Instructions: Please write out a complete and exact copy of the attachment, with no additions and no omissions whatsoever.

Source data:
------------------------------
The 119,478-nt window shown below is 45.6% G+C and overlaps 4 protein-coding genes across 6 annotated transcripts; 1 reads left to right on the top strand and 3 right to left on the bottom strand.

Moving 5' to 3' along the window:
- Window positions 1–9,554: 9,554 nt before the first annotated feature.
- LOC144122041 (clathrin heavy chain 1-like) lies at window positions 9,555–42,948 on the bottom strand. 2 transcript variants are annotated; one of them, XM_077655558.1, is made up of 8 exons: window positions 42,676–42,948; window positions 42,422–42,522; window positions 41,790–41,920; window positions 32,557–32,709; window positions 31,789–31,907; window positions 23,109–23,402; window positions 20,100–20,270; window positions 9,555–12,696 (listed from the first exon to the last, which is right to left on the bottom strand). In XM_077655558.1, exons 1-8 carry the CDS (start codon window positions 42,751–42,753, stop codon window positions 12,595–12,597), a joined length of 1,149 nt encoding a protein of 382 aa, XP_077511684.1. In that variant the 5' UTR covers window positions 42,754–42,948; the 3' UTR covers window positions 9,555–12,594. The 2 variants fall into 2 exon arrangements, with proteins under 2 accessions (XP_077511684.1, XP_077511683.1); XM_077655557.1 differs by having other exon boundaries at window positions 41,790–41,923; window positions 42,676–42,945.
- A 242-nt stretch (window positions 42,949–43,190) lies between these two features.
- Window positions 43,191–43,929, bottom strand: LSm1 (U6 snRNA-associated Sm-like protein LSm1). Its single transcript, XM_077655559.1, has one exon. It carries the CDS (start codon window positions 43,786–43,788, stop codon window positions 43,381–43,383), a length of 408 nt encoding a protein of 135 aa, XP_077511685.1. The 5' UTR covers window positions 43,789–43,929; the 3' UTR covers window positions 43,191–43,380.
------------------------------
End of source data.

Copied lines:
The 119,478-nt window shown below is 45.6% G+C and overlaps 4 protein-coding genes across 6 annotated transcripts; 1 reads left to right on the top strand and 3 right to left on the bottom strand.

Moving 5' to 3' along the window:
- Window positions 1–9,554: 9,554 nt before the first annotated feature.
- LOC144122041 (clathrin heavy chain 1-like) lies at window positions 9,555–42,948 on the bottom strand. 2 transcript variants are annotated; one of them, XM_077655558.1, is made up of 8 exons: window positions 42,676–42,948; window positions 42,422–42,522; window positions 41,790–41,920; window positions 32,557–32,709; window positions 31,789–31,907; window positions 23,109–23,402; window positions 20,100–20,270; window positions 9,555–12,696 (listed from the first exon to the last, which is right to left on the bottom strand). In XM_077655558.1, exons 1-8 carry the CDS (start codon window positions 42,751–42,753, stop codon window positions 12,595–12,597), a joined length of 1,149 nt encoding a protein of 382 aa, XP_077511684.1. In that variant the 5' UTR covers window positions 42,754–42,948; the 3' UTR covers window positions 9,555–12,594. The 2 variants fall into 2 exon arrangements, with proteins under 2 accessions (XP_077511684.1, XP_077511683.1); XM_077655557.1 differs by having other exon boundaries at window positions 41,790–41,923; window positions 42,676–42,945.
- A 242-nt stretch (window positions 42,949–43,190) lies between these two features.
- Window positions 43,191–43,929, bottom strand: LSm1 (U6 snRNA-associated Sm-like protein LSm1). Its single transcript, XM_077655559.1, has one exon. It carries the CDS (start codon window positions 43,786–43,788, stop codon window positions 43,381–43,383), a length of 408 nt encoding a protein of 135 aa, XP_077511685.1. The 5' UTR covers window positions 43,789–43,929; the 3' UTR covers window positions 43,191–43,380.